You are limitless. Study Abroad. Soak up college credits in Costa Rica.

Pack your curiosity and take it to Norway. Keep your grades up, and you can choose when to go, where, and how long to stay.

Study abroad options in 56 flavors. Africa

Botswanna Ghana Senegal South Africa Morocco French La Reunion


Korea Taiwan Thailand Vietnam

Central America

Belize Nicaragua Costa Rica Bonaire French Caribbean Islands


Austria Belgium Bulgaria Czech Republic Denmark 18

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England Estonia Finland France Germany Greece Hungary Iceland Italy Ireland Latvia Lithuania Malta Netherlands Northern Ireland Norway Poland Scotland Spain Sweden Switzerland Turkey Wales

Middle East

Jordan United Arab Emirates

North America Canada Mexico


Australia Fiji New Zealand

South America Argentina Brazil Chile French Guiana Peru Uruguay

For more information visit

Three ways to see the world. • Attend classes overseas for college credit. These fully vetted programs can last for a summer, a semester, or even a full academic year. Credits earned during summer and semester programs transfer to Indiana State.

• Gain international experience in your field. Study abroad can also include shorter trips, internships, field work, and many kinds of experiential learning.

• Tag along with an instructor. Many research and field experiences are faculty-led. These trips are for students who are enrolled in specific courses or lab programs.

How it works. Choose your immersion level.

Rooming arrangements vary. Depending on which program you choose, you could stay on campus at a foreign university or lodge with a local family. During a five-week summer trip to Dublin, students live with an Irish family and take courses from Irish faculty with other American students.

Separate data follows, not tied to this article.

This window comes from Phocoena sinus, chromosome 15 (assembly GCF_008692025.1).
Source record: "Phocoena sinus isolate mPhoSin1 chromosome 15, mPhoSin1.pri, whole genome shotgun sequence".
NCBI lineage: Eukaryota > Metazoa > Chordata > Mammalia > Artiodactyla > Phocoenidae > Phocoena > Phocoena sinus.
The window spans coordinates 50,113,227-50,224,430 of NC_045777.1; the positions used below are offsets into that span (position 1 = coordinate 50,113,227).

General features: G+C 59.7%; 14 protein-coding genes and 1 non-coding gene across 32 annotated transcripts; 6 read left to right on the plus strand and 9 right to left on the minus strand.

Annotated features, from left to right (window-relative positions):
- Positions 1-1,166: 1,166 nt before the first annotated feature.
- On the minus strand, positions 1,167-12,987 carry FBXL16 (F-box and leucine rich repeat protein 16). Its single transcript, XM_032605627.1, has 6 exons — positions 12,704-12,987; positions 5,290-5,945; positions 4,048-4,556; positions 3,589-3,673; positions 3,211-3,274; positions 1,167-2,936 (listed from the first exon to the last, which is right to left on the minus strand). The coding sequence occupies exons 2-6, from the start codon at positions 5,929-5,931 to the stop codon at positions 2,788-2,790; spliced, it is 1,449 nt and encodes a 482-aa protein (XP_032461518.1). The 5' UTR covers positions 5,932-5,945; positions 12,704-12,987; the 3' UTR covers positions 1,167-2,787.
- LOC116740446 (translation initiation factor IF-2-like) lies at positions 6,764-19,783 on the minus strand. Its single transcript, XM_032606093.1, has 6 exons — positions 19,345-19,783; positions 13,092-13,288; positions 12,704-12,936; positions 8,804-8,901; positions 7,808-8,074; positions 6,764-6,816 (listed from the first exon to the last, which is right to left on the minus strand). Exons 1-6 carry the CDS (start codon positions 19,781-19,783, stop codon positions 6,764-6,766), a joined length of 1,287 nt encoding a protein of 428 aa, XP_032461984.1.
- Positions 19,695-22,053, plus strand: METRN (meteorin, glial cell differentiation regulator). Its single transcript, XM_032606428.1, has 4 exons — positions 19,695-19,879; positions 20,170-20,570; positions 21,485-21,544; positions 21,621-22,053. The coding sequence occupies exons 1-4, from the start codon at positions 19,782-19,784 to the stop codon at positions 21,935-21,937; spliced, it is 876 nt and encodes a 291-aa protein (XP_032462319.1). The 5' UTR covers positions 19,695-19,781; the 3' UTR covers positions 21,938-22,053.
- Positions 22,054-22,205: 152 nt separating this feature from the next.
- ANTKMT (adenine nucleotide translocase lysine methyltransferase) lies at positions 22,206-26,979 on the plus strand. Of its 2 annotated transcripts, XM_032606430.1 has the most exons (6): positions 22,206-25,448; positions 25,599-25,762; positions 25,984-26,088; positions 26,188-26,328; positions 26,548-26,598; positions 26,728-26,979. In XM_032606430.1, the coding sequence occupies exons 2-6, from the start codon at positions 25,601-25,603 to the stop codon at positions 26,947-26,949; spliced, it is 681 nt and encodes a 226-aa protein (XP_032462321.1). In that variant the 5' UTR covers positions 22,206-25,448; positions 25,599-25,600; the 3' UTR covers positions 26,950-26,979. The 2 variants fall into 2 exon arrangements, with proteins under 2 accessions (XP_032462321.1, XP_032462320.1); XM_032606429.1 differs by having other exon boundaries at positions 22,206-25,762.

Good to go.

Typically a 2.5 GPA is required to qualify for a Study Abroad trip, though some programs require a higher GPA. All students going abroad must also have insurance coverage.

The get-ready.

All students who travel abroad must first attend a predeparture orientation session led by the Study Abroad department’s savvy travelers. We’ll teach you how to stay safe, comfortable, and healthy on your trip.

Meet your travel agents.

Indiana State has an entire office dedicated to Study Abroad. Visit us any time, for travel advice like this:

Dont forget to Skype your family! 19

Meet our instructors


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Aruna Chandrasekaran (Chandra for short)

“There is nothing to replace a one-on-one relationship with students.” —Aruna Chandra Professor, Management Information Systems and Business Education

Richard Kjonaas

Professor Chemistry and Physics

“My favorite professor at Indiana State is my organic chemistry lecture and lab professor, Dr. Kjonaas. He is one of my favorite professors because he genuinely cared about how his students did in the classroom as well as out of it. Organic chemistry can be a very puzzling course but he taught the information in such a clear way that I could understand fairly easily! Chemistry can sometimes become dull or overwhelming but Dr. Kjonaas kept the class attentive and relaxed by telling his funny stories about his college days in the lab. He helps his students get through a course that most students find difficult!” —Rodney Lockman Biology major and Chemistry minor

Marilyn Bisch

Instructor Languages, Literatures, and Linguistics

“My favorite professor at Indiana State is Dr. Marilyn Bisch. She taught my Honors 301 course which was about Oscar Wilde. Throughout this course she brought his grandson to our class to talk about our research with him. We also traveled to Wisconsin and worked with a class there to present our research on Oscar Wilde. Her enthusiasm and approachable personality made the class my favorite I've taken. She pushed us to reach our potential and taught us valuable information about research. —Julie Goodwin Biology Major